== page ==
export LIBTIFF=~/wpslibs
export GEOTIFF=~/wpslibs

You may also need to configure the shared library search path, especially if you installed from source. This can be done with the following command.

export LD_LIBRARY_PATH=$GEOTIFF/lib

You may want to add these environment variables to your startup (such as ~/.bash_profile) file to avoid having to type them in every time you log in or open a new terminal window.

After this step you are ready to compile WPS (WRF must be already compiled). If you have an old WPS version compiled before you remeber to clean it firts:

./clean -a

Then configure it again

./configure

and compile

./compile

Using GeoTIFF with WPS

With the environment properly set up, you can compile WRF and WPS in the normal way.

Specifying a GeoTIFF dataset for geogrid

The procedure for using a dataset in geogrid involves adding a field specification to the file geogrid/GEOGRID.TBL. The field specification provides paths to one or more datasets that can be used to initial the field. These paths must each contain a text file named index, which details the storage format of the data contained in that directory. The specification of GeoTIFF files follows this convention; however, the index file must (at the least) contain a line such as geotiff=XXXX.tif giving the name of the GeoTIFF file residing in the same directory.

For example, if you have a GeoTIFF file named topo.tif containing topographical data that you want to use for the field ZSF, you would edit the ZSF section of geogrid/GEOGRID.TBL with the line abs_path=./ned_data. Then create a directory under WPS called ned_data, and copy topo.tif to this directory. Finally, you would add a text file called index inside ned_data containing the line:

geotiff=topo.tif

This would tell geogrid that the file ned_data/topo.gif contains a GeoTIFF file that should be used to fill the field ZSF. The new extension to WPS will provide geogrid with the cartographic projection and storage details that are normally provided in the index. Geogrid requires a bit more information about categorical fields than is actually provided by GeoTIFF. For these fields, you must also specify values for type, category_min, and category_max.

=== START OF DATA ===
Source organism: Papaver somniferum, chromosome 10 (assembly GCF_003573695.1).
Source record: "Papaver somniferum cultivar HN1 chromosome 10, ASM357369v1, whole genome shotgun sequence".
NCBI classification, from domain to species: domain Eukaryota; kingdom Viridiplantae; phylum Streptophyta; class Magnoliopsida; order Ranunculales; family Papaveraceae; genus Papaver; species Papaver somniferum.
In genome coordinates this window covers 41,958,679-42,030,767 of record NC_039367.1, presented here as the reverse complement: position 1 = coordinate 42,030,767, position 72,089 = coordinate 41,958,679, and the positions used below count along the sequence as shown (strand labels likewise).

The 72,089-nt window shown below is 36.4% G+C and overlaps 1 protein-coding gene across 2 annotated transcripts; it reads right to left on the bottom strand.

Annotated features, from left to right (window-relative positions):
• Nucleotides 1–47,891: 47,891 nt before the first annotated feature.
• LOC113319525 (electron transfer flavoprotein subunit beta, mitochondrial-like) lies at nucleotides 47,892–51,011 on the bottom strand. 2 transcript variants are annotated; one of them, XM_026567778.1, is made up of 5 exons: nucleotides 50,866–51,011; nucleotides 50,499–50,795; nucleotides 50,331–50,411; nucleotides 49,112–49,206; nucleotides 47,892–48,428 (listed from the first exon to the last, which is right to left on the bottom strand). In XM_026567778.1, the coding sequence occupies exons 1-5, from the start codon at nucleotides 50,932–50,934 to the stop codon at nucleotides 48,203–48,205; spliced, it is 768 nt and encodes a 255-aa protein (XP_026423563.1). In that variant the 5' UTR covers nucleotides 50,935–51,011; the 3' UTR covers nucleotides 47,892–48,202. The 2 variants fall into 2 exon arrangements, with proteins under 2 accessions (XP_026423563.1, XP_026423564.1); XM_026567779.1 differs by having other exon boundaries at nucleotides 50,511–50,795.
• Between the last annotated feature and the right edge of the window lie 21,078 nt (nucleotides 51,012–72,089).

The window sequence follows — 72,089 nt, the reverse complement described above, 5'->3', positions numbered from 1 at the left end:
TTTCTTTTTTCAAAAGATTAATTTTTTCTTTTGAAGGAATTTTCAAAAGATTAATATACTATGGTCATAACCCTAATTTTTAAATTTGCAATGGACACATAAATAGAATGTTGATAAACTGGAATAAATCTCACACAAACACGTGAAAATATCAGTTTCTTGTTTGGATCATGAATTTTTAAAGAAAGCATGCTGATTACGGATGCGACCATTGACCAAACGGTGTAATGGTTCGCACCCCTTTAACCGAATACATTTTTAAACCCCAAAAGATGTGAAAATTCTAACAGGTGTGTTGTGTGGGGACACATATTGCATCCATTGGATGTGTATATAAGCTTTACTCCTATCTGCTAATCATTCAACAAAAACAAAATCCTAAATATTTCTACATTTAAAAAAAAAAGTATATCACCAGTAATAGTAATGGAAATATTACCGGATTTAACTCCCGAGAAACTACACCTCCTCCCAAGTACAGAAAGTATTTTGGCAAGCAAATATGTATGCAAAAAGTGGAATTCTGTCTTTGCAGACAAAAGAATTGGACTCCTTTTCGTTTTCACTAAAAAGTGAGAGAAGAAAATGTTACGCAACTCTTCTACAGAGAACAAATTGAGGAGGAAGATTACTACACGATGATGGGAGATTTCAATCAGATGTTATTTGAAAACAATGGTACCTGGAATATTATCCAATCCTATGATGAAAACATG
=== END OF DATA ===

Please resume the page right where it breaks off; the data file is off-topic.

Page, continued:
While for a continuous field such as ZSF this is the only line that absolutely must be in the index, you may wish to provide more information that cannot be determined from the GeoTIFF metadata. All parameters supported by standard geogrid index files are allowed in GeoTIFF index files as well. If a setting is present in the index file, it will override anything read from the GeoTIFF metadata. This is useful in case the GeoTIFF extension or the GeoTIFF file itself provides incorrect information; the user can easily fix it by providing the correct value in the index. To assist in debugging, geogrid creates a log file called geogrid.log; this log contains source data parameters that were actually used. Check this file for anything incorrect.

For importing high resolution data from GeoTIFF files for WRF-Fire, we recommend the following index files:

#ned_data/index
geotiff = ned_data.tif
description = "Topography height"
type = continuous
units = "meters"
description = "National Elevation Dataset"
tile_bdr = 3
#landfire_data/index
geotiff = lf_data.tif
type = categorical
category_min = 1
category_max = 14
tile_bdr = 3
units = "category"
missing_value = 14